The worst one has been clocked at 318 miles an hour. And every year, 1,000 go tearing across America. Nobody can imagine fighting a tornado's power.
Nobody, that is, except physicist Bernard Eastlund. He imagines something roughly akin to Zeus hurling thunderbolts from above — except the idea is to stop a tornado before it begins.
"I think we may have no choice but to find a way to control some of these storms," says Eastlund — sometime in the near future. Eastlund pictures massive solar-powered satellites in orbit, spotting thunderstorms and blasting them with a finely-aimed beam of microwaves.
The effect would heat up some of the moist air that normally feeds into a funnel cloud, disrupting the air currents that would become a tornado.
"I'm not saying I'm going to do something to a tornado after it's formed," Eastlund further explains, "but I want to snip off the energy that is feeding the formation of the tornado."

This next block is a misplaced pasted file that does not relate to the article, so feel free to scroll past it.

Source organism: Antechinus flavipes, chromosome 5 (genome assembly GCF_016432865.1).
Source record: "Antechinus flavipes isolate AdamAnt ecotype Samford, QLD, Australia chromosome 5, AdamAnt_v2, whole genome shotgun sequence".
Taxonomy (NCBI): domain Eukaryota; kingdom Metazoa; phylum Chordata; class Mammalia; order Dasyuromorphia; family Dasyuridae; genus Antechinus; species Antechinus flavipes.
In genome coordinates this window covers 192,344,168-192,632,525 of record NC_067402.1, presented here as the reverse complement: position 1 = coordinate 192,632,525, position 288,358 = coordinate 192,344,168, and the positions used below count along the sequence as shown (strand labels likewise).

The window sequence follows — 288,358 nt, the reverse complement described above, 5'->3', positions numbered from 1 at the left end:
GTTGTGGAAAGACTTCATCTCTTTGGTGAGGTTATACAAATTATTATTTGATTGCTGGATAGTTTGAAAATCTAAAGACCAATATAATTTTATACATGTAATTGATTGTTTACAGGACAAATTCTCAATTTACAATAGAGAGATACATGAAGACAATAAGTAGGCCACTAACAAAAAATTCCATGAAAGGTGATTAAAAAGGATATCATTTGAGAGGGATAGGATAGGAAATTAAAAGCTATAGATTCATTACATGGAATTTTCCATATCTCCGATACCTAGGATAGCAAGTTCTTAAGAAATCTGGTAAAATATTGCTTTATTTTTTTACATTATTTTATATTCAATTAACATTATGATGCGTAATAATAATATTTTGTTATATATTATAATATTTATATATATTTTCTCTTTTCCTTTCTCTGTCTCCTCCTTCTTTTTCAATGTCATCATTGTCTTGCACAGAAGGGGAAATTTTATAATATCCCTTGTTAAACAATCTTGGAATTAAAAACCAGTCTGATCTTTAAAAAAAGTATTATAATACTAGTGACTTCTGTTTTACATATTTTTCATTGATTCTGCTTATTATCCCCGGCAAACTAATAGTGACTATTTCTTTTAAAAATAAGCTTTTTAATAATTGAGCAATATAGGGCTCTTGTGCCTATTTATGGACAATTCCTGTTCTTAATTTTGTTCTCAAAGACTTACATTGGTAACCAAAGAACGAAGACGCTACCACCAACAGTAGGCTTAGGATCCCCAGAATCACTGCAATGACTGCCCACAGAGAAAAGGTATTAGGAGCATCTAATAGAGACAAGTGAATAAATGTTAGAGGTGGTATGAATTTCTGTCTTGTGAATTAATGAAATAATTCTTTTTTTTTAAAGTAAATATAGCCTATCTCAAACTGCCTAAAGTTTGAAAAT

Idea May Be Farfetched
But be cautioned: Even Eastlund concedes his idea is way out there. Even with the best supercomputers, scientists cannot fully understand the complex swirl of a twister. And as for a satellite to stop them, can it be safe and reliable?
"Before we convince ourselves that we're smart enough to do something," says Alfred Bedard of NOAA, "we need to be awfully certain that we know what we're doing."
And beyond that, there's a moral question: Is it wise to mess with the power of nature? Eastlund says preventing tornadoes is, at least, worth some study.
"If you're the one facing one, you would like someone to be able to stop it from happening," suggests Eastlund.
Future generations may thank him for trying — if his idea does not create a storm far greater than any tornado.